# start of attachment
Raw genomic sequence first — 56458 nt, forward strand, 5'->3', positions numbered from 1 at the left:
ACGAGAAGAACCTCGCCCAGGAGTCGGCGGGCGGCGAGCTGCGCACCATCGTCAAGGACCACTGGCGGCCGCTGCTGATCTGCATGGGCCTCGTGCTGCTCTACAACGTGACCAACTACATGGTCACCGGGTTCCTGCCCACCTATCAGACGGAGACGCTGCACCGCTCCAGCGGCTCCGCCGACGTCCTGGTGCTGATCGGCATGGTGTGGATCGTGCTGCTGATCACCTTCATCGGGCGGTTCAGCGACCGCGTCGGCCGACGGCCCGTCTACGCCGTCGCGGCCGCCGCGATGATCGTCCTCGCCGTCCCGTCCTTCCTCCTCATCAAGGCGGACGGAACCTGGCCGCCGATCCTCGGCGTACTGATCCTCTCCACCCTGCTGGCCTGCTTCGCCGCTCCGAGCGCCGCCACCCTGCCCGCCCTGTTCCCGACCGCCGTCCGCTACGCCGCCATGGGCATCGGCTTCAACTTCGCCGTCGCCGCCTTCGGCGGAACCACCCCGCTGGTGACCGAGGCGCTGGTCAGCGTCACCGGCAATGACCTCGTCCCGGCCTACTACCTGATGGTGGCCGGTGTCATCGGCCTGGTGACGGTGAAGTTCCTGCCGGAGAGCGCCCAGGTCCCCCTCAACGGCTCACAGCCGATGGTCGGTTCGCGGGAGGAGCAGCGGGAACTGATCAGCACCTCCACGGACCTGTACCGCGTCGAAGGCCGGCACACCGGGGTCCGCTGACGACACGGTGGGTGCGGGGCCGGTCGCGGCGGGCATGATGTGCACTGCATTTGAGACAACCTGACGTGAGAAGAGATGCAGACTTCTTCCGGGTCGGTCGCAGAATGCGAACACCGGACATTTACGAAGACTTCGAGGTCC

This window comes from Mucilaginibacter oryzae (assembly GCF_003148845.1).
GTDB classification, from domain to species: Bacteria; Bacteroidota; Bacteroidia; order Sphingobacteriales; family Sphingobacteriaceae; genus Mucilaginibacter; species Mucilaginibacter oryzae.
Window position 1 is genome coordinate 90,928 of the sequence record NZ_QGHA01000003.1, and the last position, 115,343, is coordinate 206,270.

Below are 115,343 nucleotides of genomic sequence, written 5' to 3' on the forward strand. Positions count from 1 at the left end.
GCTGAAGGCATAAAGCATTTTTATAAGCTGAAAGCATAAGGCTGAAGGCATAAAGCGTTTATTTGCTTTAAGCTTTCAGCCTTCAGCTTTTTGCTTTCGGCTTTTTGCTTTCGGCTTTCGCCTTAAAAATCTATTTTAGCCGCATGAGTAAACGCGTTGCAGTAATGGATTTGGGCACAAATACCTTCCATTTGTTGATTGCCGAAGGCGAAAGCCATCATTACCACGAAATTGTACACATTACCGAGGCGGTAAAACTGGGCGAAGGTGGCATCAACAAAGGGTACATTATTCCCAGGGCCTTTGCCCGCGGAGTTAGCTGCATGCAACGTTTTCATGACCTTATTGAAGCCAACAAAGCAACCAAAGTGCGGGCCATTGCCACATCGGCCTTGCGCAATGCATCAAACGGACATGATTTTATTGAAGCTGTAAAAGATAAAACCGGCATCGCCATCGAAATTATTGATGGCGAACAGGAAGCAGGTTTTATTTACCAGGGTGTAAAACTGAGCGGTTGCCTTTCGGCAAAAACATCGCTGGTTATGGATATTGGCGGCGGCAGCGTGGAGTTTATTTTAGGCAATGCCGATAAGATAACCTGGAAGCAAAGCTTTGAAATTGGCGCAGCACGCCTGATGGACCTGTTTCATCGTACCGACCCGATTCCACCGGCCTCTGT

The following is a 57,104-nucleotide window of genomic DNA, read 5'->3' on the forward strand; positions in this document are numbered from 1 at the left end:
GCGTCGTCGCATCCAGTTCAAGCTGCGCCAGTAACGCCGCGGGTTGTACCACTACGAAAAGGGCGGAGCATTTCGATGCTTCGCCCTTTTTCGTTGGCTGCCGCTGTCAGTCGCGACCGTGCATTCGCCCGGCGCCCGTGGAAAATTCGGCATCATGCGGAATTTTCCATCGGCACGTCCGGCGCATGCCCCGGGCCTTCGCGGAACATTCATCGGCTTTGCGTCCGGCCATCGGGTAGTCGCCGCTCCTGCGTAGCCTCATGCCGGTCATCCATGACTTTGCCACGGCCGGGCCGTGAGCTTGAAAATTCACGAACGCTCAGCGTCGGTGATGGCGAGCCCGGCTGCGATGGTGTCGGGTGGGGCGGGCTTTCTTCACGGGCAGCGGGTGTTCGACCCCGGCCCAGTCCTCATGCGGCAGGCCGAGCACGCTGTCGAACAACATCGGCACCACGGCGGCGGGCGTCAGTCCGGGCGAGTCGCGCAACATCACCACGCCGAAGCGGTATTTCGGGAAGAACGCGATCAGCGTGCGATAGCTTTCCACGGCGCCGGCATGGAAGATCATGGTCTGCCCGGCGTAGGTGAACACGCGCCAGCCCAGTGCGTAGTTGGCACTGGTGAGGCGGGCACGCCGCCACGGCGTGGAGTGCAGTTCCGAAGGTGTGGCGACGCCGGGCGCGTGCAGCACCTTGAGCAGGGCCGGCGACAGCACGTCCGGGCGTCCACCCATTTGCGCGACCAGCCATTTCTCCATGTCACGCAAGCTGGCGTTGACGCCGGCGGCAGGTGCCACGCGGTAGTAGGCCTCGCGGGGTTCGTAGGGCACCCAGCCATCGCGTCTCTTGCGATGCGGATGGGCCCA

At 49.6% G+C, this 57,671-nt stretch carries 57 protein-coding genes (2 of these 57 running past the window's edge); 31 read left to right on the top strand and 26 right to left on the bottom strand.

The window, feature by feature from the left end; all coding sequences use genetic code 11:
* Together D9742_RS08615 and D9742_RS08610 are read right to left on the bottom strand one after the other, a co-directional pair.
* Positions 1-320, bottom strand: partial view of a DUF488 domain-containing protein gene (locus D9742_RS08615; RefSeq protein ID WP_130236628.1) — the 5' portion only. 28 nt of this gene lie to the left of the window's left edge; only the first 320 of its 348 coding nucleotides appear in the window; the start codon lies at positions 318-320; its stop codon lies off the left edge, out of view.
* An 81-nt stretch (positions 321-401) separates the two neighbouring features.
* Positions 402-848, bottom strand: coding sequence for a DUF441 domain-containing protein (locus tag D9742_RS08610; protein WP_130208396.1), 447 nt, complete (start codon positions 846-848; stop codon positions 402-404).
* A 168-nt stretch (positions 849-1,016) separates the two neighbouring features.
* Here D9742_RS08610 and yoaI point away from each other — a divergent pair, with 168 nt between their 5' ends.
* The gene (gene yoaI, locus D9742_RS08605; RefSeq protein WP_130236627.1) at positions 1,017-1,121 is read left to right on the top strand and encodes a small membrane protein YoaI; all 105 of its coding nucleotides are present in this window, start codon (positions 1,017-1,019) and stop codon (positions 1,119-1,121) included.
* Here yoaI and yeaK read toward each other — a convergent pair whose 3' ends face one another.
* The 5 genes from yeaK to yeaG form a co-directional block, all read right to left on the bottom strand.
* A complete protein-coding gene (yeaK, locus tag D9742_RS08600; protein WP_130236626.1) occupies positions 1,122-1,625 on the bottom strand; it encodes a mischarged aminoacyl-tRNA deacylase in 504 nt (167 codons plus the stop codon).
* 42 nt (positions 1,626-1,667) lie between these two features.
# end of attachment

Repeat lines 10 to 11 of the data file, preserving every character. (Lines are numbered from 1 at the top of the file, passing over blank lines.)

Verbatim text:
At 49.6% G+C, this 57,671-nt stretch carries 57 protein-coding genes (2 of these 57 running past the window's edge); 31 read left to right on the top strand and 26 right to left on the bottom strand.

The window, feature by feature from the left end; all coding sequences use genetic code 11: